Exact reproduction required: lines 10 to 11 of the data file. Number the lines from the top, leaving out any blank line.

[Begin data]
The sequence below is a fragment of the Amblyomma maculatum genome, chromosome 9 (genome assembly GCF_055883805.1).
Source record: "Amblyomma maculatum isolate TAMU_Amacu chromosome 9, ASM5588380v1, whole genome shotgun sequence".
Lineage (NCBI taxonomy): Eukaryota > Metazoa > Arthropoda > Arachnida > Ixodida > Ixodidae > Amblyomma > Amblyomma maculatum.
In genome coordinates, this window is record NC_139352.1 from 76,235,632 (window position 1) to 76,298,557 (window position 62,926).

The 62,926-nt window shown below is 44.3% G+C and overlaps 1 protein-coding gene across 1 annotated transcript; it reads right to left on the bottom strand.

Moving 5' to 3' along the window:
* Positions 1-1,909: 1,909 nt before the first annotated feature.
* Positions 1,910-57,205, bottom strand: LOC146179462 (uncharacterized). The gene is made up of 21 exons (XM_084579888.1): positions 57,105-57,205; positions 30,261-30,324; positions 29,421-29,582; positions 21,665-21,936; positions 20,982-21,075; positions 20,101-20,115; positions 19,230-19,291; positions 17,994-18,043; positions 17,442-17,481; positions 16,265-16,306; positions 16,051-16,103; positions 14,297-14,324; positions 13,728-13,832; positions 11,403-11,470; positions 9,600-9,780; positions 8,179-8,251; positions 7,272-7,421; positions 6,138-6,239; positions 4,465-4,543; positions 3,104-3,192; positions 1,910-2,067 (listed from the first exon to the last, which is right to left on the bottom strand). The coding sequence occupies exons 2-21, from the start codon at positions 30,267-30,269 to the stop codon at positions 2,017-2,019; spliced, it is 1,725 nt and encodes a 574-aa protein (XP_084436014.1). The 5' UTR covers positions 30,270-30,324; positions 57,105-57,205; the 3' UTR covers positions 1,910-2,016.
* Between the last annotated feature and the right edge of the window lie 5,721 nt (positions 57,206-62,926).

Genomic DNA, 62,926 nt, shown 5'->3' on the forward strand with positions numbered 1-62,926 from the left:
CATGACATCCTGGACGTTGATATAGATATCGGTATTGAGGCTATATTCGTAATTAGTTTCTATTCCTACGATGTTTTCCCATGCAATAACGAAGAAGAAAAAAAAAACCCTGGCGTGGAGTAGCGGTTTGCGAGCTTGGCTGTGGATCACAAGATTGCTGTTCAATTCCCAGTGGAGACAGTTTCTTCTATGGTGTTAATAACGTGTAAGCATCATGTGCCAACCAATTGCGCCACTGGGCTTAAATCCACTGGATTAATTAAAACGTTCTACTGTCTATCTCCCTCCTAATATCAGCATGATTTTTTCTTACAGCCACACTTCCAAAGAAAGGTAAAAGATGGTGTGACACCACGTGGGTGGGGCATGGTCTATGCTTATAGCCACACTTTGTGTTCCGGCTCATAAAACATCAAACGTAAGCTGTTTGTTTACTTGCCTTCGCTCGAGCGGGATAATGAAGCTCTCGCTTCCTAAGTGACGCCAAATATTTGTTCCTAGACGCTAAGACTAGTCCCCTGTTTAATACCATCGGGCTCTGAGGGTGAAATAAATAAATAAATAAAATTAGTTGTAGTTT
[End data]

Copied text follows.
Genomic DNA, 62,926 nt, shown 5'->3' on the forward strand with positions numbered 1-62,926 from the left:
CATGACATCCTGGACGTTGATATAGATATCGGTATTGAGGCTATATTCGTAATTAGTTTCTATTCCTACGATGTTTTCCCATGCAATAACGAAGAAGAAAAAAAAAACCCTGGCGTGGAGTAGCGGTTTGCGAGCTTGGCTGTGGATCACAAGATTGCTGTTCAATTCCCAGTGGAGACAGTTTCTTCTATGGTGTTAATAACGTGTAAGCATCATGTGCCAACCAATTGCGCCACTGGGCTTAAATCCACTGGATTAATTAAAACGTTCTACTGTCTATCTCCCTCCTAATATCAGCATGATTTTTTCTTACAGCCACACTTCCAAAGAAAGGTAAAAGATGGTGTGACACCACGTGGGTGGGGCATGGTCTATGCTTATAGCCACACTTTGTGTTCCGGCTCATAAAACATCAAACGTAAGCTGTTTGTTTACTTGCCTTCGCTCGAGCGGGATAATGAAGCTCTCGCTTCCTAAGTGACGCCAAATATTTGTTCCTAGACGCTAAGACTAGTCCCCTGTTTAATACCATCGGGCTCTGAGGGTGAAATAAATAAATAAATAAAATTAGTTGTAGTTT